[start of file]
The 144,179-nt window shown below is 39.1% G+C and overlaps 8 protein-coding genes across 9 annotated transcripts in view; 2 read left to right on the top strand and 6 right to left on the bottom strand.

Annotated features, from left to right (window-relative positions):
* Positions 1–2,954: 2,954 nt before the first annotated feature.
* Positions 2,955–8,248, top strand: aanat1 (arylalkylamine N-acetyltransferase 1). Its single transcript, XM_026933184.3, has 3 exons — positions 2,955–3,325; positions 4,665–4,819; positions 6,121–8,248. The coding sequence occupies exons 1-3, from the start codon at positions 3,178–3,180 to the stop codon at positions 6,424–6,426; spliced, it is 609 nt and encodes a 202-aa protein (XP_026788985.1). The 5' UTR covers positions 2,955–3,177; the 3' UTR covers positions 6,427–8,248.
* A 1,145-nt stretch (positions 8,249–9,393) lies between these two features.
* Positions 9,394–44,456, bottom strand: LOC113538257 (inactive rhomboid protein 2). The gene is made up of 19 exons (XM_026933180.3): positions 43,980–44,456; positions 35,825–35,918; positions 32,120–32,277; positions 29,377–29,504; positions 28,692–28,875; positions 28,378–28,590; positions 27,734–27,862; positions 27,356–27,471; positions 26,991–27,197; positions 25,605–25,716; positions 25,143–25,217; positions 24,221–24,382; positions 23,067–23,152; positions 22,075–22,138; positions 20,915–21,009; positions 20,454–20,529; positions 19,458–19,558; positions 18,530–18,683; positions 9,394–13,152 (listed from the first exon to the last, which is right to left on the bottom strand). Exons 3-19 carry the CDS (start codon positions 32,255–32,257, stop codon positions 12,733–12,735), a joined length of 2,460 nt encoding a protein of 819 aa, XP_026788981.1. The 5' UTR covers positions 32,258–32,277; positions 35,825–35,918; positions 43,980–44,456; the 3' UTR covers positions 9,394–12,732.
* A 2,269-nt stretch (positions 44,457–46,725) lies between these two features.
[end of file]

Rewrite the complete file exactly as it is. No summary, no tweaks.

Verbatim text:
The 144,179-nt window shown below is 39.1% G+C and overlaps 8 protein-coding genes across 9 annotated transcripts in view; 2 read left to right on the top strand and 6 right to left on the bottom strand.

Annotated features, from left to right (window-relative positions):
* Positions 1–2,954: 2,954 nt before the first annotated feature.
* Positions 2,955–8,248, top strand: aanat1 (arylalkylamine N-acetyltransferase 1). Its single transcript, XM_026933184.3, has 3 exons — positions 2,955–3,325; positions 4,665–4,819; positions 6,121–8,248. The coding sequence occupies exons 1-3, from the start codon at positions 3,178–3,180 to the stop codon at positions 6,424–6,426; spliced, it is 609 nt and encodes a 202-aa protein (XP_026788985.1). The 5' UTR covers positions 2,955–3,177; the 3' UTR covers positions 6,427–8,248.
* A 1,145-nt stretch (positions 8,249–9,393) lies between these two features.
* Positions 9,394–44,456, bottom strand: LOC113538257 (inactive rhomboid protein 2). The gene is made up of 19 exons (XM_026933180.3): positions 43,980–44,456; positions 35,825–35,918; positions 32,120–32,277; positions 29,377–29,504; positions 28,692–28,875; positions 28,378–28,590; positions 27,734–27,862; positions 27,356–27,471; positions 26,991–27,197; positions 25,605–25,716; positions 25,143–25,217; positions 24,221–24,382; positions 23,067–23,152; positions 22,075–22,138; positions 20,915–21,009; positions 20,454–20,529; positions 19,458–19,558; positions 18,530–18,683; positions 9,394–13,152 (listed from the first exon to the last, which is right to left on the bottom strand). Exons 3-19 carry the CDS (start codon positions 32,255–32,257, stop codon positions 12,733–12,735), a joined length of 2,460 nt encoding a protein of 819 aa, XP_026788981.1. The 5' UTR covers positions 32,258–32,277; positions 35,825–35,918; positions 43,980–44,456; the 3' UTR covers positions 9,394–12,732.
* A 2,269-nt stretch (positions 44,457–46,725) lies between these two features.